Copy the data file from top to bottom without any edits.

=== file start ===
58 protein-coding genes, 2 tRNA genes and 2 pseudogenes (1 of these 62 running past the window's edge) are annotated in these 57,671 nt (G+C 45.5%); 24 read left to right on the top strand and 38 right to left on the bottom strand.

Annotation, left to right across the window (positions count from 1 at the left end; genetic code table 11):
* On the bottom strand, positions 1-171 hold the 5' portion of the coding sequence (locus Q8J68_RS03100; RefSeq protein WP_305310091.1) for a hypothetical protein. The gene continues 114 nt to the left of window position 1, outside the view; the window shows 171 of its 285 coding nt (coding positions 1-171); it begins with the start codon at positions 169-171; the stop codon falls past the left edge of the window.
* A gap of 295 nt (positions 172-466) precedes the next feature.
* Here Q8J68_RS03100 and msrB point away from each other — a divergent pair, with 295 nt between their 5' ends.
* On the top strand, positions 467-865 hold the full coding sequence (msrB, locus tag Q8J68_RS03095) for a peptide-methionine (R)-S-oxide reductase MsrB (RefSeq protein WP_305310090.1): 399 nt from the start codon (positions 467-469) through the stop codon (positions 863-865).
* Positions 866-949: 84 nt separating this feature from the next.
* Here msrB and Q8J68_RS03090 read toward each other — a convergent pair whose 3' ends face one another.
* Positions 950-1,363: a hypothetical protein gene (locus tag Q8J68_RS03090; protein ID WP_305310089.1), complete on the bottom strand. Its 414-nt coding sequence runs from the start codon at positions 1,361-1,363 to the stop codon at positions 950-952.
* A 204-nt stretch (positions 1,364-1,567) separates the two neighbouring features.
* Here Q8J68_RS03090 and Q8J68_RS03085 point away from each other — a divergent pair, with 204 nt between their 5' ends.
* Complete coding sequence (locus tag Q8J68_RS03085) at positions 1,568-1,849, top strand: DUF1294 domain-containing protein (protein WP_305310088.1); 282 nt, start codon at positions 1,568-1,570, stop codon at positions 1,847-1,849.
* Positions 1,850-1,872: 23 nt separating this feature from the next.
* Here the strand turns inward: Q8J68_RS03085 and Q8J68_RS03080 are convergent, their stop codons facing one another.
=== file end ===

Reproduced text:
58 protein-coding genes, 2 tRNA genes and 2 pseudogenes (1 of these 62 running past the window's edge) are annotated in these 57,671 nt (G+C 45.5%); 24 read left to right on the top strand and 38 right to left on the bottom strand.

Annotation, left to right across the window (positions count from 1 at the left end; genetic code table 11):
* On the bottom strand, positions 1-171 hold the 5' portion of the coding sequence (locus Q8J68_RS03100; RefSeq protein WP_305310091.1) for a hypothetical protein. The gene continues 114 nt to the left of window position 1, outside the view; the window shows 171 of its 285 coding nt (coding positions 1-171); it begins with the start codon at positions 169-171; the stop codon falls past the left edge of the window.
* A gap of 295 nt (positions 172-466) precedes the next feature.
* Here Q8J68_RS03100 and msrB point away from each other — a divergent pair, with 295 nt between their 5' ends.
* On the top strand, positions 467-865 hold the full coding sequence (msrB, locus tag Q8J68_RS03095) for a peptide-methionine (R)-S-oxide reductase MsrB (RefSeq protein WP_305310090.1): 399 nt from the start codon (positions 467-469) through the stop codon (positions 863-865).
* Positions 866-949: 84 nt separating this feature from the next.
* Here msrB and Q8J68_RS03090 read toward each other — a convergent pair whose 3' ends face one another.
* Positions 950-1,363: a hypothetical protein gene (locus tag Q8J68_RS03090; protein ID WP_305310089.1), complete on the bottom strand. Its 414-nt coding sequence runs from the start codon at positions 1,361-1,363 to the stop codon at positions 950-952.
* A 204-nt stretch (positions 1,364-1,567) separates the two neighbouring features.
* Here Q8J68_RS03090 and Q8J68_RS03085 point away from each other — a divergent pair, with 204 nt between their 5' ends.
* Complete coding sequence (locus tag Q8J68_RS03085) at positions 1,568-1,849, top strand: DUF1294 domain-containing protein (protein WP_305310088.1); 282 nt, start codon at positions 1,568-1,570, stop codon at positions 1,847-1,849.
* Positions 1,850-1,872: 23 nt separating this feature from the next.
* Here the strand turns inward: Q8J68_RS03085 and Q8J68_RS03080 are convergent, their stop codons facing one another.